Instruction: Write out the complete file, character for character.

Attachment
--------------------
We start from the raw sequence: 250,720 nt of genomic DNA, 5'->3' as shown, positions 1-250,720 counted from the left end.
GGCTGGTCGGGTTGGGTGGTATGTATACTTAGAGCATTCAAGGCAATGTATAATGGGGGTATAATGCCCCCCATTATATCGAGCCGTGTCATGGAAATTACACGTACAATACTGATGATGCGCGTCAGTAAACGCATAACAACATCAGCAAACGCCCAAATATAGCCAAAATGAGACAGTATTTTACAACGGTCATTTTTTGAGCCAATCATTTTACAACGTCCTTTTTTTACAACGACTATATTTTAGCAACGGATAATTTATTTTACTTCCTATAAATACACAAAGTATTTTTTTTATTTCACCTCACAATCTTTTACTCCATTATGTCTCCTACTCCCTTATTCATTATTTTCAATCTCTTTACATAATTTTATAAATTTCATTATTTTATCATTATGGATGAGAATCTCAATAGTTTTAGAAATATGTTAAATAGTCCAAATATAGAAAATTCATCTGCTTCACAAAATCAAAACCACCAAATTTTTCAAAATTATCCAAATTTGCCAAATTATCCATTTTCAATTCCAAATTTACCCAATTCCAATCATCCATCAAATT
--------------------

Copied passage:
We start from the raw sequence: 250,720 nt of genomic DNA, 5'->3' as shown, positions 1-250,720 counted from the left end.
GGCTGGTCGGGTTGGGTGGTATGTATACTTAGAGCATTCAAGGCAATGTATAATGGGGGTATAATGCCCCCCATTATATCGAGCCGTGTCATGGAAATTACACGTACAATACTGATGATGCGCGTCAGTAAACGCATAACAACATCAGCAAACGCCCAAATATAGCCAAAATGAGACAGTATTTTACAACGGTCATTTTTTGAGCCAATCATTTTACAACGTCCTTTTTTTACAACGACTATATTTTAGCAACGGATAATTTATTTTACTTCCTATAAATACACAAAGTATTTTTTTTATTTCACCTCACAATCTTTTACTCCATTATGTCTCCTACTCCCTTATTCATTATTTTCAATCTCTTTACATAATTTTATAAATTTCATTATTTTATCATTATGGATGAGAATCTCAATAGTTTTAGAAATATGTTAAATAGTCCAAATATAGAAAATTCATCTGCTTCACAAAATCAAAACCACCAAATTTTTCAAAATTATCCAAATTTGCCAAATTATCCATTTTCAATTCCAAATTTACCCAATTCCAATCATCCATCAAATT